Ashland buried treasure stolen?

An Ashland woman says she buried a safe containing $262,000 in gold Krugerrands in her backyard two years ago. But when she went to dig it up earlier this year, it was gone.

On March 15, the woman reported to police that the safe was missing, but since then police have exhausted all leads and the case is dormant, said Ashland police Sgt. Jim Alderman. Police will not release the victim's name, because of the high dollar amount involved.

The case was complicated by the woman's refusal to let anyone conduct an extensive search of her property.

"She refuses to have her backyard excavated or allow anyone to search with a metal detector," said Alderman.

The woman told police she began buying gold in 2006. She said when she returned to dig up the safe, she found other containers of money and precious metals that she had buried, but not the safe.

According to investigators, there was no evidence of fresh digging on the property. They theorize that if the safe were stolen it could have happened shortly after it was buried in 2010. The woman was able to provide police with receipts for the gold, proving that it was at one time in her possession.

Tracking the coins is difficult because there are no serial numbers, said Alderman. There also are several local places where thieves could cash in precious metals without tipping off police.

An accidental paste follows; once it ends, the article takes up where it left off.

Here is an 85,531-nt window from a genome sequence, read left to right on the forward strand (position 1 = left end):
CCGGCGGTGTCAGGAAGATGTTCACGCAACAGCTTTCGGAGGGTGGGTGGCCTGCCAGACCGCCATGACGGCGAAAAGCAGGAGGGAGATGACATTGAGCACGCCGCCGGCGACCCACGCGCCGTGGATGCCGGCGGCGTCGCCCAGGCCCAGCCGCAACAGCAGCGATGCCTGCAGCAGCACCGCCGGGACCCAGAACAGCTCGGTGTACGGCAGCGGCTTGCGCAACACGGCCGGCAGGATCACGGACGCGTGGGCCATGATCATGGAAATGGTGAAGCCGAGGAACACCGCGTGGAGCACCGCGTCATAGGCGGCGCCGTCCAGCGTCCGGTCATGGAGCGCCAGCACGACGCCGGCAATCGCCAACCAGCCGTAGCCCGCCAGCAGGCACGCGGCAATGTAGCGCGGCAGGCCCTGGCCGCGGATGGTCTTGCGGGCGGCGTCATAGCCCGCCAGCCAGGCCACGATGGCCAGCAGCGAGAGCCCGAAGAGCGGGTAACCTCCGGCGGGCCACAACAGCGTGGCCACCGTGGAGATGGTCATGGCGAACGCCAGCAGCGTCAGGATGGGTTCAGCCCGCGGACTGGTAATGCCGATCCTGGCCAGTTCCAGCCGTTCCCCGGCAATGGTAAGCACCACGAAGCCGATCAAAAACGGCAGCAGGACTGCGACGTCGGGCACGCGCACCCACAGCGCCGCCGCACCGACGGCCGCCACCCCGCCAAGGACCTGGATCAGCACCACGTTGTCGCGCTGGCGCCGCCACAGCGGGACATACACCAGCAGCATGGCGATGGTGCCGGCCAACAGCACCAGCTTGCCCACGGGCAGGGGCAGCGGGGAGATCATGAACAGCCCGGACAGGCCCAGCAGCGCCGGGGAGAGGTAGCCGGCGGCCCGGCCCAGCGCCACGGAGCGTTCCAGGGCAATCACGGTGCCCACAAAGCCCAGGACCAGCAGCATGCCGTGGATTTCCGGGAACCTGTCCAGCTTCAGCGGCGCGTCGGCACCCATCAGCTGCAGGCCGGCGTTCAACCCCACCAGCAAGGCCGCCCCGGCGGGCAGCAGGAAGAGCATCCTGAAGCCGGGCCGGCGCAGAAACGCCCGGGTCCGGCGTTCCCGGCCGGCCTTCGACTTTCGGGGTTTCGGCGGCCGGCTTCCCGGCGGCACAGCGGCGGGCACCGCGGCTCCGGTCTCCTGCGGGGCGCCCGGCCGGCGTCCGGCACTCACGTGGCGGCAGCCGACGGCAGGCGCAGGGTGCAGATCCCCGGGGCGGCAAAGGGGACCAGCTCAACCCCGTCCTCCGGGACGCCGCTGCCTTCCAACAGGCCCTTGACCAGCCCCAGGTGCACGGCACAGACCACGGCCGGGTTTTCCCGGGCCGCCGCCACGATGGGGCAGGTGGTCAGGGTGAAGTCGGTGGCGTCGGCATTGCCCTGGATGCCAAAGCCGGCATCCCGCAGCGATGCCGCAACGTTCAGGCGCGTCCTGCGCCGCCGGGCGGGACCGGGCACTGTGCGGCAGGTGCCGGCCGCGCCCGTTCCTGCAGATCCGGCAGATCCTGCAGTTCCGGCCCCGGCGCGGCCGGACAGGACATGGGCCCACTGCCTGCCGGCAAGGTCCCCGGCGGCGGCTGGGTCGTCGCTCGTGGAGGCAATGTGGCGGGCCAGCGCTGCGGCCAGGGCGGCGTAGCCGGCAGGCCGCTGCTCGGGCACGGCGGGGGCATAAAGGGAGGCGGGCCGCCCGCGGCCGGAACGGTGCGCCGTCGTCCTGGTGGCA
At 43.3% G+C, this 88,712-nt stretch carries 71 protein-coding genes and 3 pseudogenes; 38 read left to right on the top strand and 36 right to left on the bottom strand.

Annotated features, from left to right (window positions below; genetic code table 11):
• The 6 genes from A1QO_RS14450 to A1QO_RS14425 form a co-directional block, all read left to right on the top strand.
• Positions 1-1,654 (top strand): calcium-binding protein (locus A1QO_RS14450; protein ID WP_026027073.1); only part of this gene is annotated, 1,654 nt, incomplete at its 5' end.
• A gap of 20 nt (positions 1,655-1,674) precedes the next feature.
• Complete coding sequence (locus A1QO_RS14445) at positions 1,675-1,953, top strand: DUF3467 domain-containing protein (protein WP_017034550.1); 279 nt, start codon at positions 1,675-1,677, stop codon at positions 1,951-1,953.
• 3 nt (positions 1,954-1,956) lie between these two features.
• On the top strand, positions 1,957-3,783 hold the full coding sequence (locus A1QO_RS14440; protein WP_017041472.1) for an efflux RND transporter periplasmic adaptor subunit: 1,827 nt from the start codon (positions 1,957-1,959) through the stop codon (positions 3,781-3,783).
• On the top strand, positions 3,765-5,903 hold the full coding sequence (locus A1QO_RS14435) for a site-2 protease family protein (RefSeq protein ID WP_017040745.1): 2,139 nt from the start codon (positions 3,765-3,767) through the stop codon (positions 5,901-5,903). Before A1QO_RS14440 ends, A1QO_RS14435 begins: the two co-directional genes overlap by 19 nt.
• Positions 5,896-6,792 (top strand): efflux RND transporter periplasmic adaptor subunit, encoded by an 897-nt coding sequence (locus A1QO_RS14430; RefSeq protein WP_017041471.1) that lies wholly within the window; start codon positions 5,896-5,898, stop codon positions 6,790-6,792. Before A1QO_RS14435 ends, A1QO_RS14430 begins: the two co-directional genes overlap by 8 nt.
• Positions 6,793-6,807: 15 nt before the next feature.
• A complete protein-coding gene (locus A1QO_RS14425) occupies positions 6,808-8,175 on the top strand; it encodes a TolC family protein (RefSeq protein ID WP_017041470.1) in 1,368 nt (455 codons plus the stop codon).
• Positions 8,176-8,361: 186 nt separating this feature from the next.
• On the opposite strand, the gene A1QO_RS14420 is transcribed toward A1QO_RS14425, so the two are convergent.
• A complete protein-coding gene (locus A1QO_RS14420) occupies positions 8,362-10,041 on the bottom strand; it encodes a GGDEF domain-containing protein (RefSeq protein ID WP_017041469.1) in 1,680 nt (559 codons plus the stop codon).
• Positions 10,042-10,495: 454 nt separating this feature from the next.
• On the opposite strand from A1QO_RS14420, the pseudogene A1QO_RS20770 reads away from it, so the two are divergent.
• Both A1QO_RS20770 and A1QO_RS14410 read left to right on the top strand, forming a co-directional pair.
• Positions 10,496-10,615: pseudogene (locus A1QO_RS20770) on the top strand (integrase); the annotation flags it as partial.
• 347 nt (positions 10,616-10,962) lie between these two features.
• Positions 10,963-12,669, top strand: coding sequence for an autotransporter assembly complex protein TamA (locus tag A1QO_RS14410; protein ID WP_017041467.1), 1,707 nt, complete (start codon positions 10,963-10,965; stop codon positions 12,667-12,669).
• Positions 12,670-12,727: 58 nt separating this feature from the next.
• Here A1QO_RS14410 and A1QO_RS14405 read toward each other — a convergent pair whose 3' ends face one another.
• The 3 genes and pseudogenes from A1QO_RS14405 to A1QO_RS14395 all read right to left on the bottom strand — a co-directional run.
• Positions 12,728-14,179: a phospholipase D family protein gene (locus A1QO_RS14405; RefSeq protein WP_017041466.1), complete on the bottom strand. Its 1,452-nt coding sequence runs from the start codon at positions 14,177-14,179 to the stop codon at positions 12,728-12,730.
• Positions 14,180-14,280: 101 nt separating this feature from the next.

Gold dealers are required to file a federal tax form only if someone turns in 25 or more Krugerrands or Canadian maple leaf coins at a time, according to Michael Cotta, owner of Rogue Valley Coin and Jewelry.

"If it's less than 25, then we don't have to do it," said Cotta.

Alderman said it's not uncommon for people to find valuables hidden on their property.

"People that buy old homes in Ashland once in a while will find silver and gold in the walls or under the house," said Cotta, "because people didn't used to trust banks, and it's sort of happening again."

At current gold prices, a Krugerrand is valued at about $1,700, according to

The woman said that two years ago she hired a man to dig several big holes in her yard, which is within Ashland city limits, and then later she buried the gold and other valuables in the holes. Police have interviewed the man who dug the holes, as well as other possible suspects or witnesses, with no results.

Mandy Valencia is a Mail Tribune reporter. Reach her at 541-776-4486 or

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